I have a bit of a problem. I have a set of classes, let’s say it’s a parse tree for a simple language. The language is extensible, so I can add extra classes to it at runtime. Finally, I also want to be able serialize and deserialize the classes to XML.
What’s the problem? Well, to be able to serialize or deserialize the classes with the .NET XmlSerializer class, you need to know all the types involve to begin with. Now, for serialization, it’s not entirely impossible. For example, I can just do something like the following:
Then I can pass the types.ToArray() array into the XmlSerializer constructor. But the hard part is, how do I do the same when trying to deserialize? I don’t know the types up-front, so I’m stuck, right?
Well, unfortunately, yes you pretty much are stuck. From this point on, I would consider all these methods to be ugly, ugly, hacks.
The first method I saw posted on Daniel Cazzulino’s blog, with the succinct title of “XML extensibility, xsi:type, XmlSerializer and configuration (or how to leverage XmlSerializer + OO extensibility)”. Basically, his version requires a “known” top-level class which contains a list of “child” classes, where we don’t know the types of those. I think this method is slightly ugly, because it requires that you modify the XML that is written to include a “type” parameter so that you know the types on input. Also, it requires a multi-pass approach, where you basically deserialize the constant stuff, then go through and parse out the stuff you didn’t know about before-hand (but looking at it’s “type” attribute).
Now, don’t get me wrong, for the situation he describes – that is, a “configuration” style file with pluggable “providers” – is good, as he says:
I believe this is a far more straightforward way of handling extensible configuration. Instead of implementing a sort of IProvider.Init(XmlNode config) feature, providers only need to care about the serialization format they want. I've seen that in many places in ASP.NET 2, providers receive some kind of NameValueCollection. This is clearly a step in the wrong direction. Complex configuration simply can't be handled by key-value pairs (or it's too ugly/cumbersome to do so).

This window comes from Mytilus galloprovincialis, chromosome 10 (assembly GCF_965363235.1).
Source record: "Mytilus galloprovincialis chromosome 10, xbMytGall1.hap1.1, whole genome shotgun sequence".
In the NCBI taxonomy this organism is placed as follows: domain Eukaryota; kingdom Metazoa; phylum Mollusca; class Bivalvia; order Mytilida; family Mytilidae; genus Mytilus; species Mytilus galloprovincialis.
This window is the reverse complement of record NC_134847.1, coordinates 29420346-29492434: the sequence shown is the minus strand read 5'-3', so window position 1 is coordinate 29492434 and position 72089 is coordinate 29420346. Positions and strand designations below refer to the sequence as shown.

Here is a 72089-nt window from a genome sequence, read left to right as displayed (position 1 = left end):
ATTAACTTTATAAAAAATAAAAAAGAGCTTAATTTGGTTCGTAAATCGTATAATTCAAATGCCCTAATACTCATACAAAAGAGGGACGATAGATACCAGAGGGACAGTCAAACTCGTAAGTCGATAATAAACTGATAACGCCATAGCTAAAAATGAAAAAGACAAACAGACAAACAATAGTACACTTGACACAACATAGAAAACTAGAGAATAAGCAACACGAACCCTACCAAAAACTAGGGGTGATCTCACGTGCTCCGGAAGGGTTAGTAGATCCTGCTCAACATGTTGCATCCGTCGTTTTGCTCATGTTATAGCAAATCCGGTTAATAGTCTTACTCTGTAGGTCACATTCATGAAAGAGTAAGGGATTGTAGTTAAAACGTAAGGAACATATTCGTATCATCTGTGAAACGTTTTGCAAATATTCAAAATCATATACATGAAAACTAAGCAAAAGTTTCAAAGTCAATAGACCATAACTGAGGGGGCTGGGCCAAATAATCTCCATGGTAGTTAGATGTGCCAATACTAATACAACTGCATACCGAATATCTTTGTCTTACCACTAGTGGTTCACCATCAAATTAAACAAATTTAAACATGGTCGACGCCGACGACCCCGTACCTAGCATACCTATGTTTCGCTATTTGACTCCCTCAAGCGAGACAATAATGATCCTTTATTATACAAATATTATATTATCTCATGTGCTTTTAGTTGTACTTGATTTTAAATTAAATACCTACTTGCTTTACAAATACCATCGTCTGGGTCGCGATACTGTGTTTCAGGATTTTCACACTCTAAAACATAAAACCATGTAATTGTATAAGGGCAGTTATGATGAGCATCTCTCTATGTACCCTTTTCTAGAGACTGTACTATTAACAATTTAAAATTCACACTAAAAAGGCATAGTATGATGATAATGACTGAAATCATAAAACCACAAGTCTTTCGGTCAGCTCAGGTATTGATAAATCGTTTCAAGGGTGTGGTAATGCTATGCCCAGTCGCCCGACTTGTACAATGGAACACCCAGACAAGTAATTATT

But for me, it doesn’t really cut it. Now, what I decided to do is probably actually worse, at least from a design standpoint. It may seem like even more of a hack, and it is a hack. But like I said above, I don’t believe you can get around this problem without some sort hacking...
Basically, before I deserialize a document, I reflect all the types currently loaded into the AppDomain and pass all the types which inherit from by base class to the XmlSerializer constructor. For the sake of efficiency, I only reflect the types once, and I skip looking in the mscorlib assembly and any assemblies that start with the name “System”. To handle the case when a type might be loaded later, I add an event handler for the AppDomain.AssemblyLoaded event, and parse those assemblies the next time a deserialize needs to happen.
This does place a requirement on all my types that they have unique names, or that they specify unique names via an XmlElementAttribute but it works, and (once you’ve loaded the first document at least), it’s fairly fast. It also requires that all the types you’ll be loaded are already loaded into the current AppDomain. This one may or may not be a problem, depending on your own circumstances, but for me it’s not that big of a deal.